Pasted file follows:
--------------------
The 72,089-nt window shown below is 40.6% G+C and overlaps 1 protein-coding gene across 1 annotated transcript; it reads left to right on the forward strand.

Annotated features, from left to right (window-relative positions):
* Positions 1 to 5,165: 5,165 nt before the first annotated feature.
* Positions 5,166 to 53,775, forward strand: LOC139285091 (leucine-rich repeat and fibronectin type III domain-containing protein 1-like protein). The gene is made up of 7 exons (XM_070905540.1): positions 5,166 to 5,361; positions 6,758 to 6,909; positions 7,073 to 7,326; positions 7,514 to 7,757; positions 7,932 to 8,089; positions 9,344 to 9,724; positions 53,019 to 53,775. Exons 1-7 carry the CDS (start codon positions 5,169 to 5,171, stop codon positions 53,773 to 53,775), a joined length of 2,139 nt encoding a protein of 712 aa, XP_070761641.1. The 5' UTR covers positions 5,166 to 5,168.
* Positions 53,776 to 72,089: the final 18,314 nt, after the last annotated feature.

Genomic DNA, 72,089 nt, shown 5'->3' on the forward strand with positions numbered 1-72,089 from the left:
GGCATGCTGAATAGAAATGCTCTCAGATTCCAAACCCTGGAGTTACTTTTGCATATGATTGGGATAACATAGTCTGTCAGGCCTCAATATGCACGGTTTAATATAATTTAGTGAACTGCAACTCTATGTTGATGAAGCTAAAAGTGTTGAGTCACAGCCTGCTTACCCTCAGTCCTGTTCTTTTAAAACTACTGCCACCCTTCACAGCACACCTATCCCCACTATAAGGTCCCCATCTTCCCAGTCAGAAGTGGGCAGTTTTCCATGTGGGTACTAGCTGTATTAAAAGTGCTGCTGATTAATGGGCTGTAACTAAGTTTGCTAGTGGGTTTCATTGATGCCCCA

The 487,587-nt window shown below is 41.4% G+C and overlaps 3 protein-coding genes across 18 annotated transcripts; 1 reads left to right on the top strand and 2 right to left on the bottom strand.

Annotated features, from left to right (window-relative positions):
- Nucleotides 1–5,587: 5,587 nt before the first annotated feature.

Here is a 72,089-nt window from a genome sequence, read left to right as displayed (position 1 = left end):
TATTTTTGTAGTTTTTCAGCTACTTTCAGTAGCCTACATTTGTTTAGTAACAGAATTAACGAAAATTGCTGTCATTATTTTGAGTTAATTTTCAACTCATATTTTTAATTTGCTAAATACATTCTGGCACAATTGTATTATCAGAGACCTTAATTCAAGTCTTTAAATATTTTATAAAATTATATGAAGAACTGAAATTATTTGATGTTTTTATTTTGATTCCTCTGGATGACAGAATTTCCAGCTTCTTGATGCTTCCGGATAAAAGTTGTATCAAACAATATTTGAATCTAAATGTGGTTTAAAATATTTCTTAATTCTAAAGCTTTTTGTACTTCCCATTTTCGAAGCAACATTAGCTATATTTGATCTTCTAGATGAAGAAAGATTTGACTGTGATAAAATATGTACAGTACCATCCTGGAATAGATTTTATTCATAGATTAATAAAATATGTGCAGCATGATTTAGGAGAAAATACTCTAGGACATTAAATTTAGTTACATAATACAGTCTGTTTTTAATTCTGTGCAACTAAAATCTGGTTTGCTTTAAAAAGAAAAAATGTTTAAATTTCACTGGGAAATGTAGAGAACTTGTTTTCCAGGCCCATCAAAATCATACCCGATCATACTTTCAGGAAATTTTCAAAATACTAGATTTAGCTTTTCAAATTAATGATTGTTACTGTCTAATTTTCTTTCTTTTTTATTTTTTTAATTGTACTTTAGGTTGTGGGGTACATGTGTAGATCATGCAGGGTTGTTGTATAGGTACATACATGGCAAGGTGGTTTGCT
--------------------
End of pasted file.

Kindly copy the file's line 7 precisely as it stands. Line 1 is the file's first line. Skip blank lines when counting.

GGCATGCTGAATAGAAATGCTCTCAGATTCCAAACCCTGGAGTTACTTTTGCATATGATTGGGATAACATAGTCTGTCAGGCCTCAATATGCACGGTTTAATATAATTTAGTGAACTGCAACTCTATGTTGATGAAGCTAAAAGTGTTGAGTCACAGCCTGCTTACCCTCAGTCCTGTTCTTTTAAAACTACTGCCACCCTTCACAGCACACCTATCCCCACTATAAGGTCCCCATCTTCCCAGTCAGAAGTGGGCAGTTTTCCATGTGGGTACTAGCTGTATTAAAAGTGCTGCTGATTAATGGGCTGTAACTAAGTTTGCTAGTGGGTTTCATTGATGCCCCA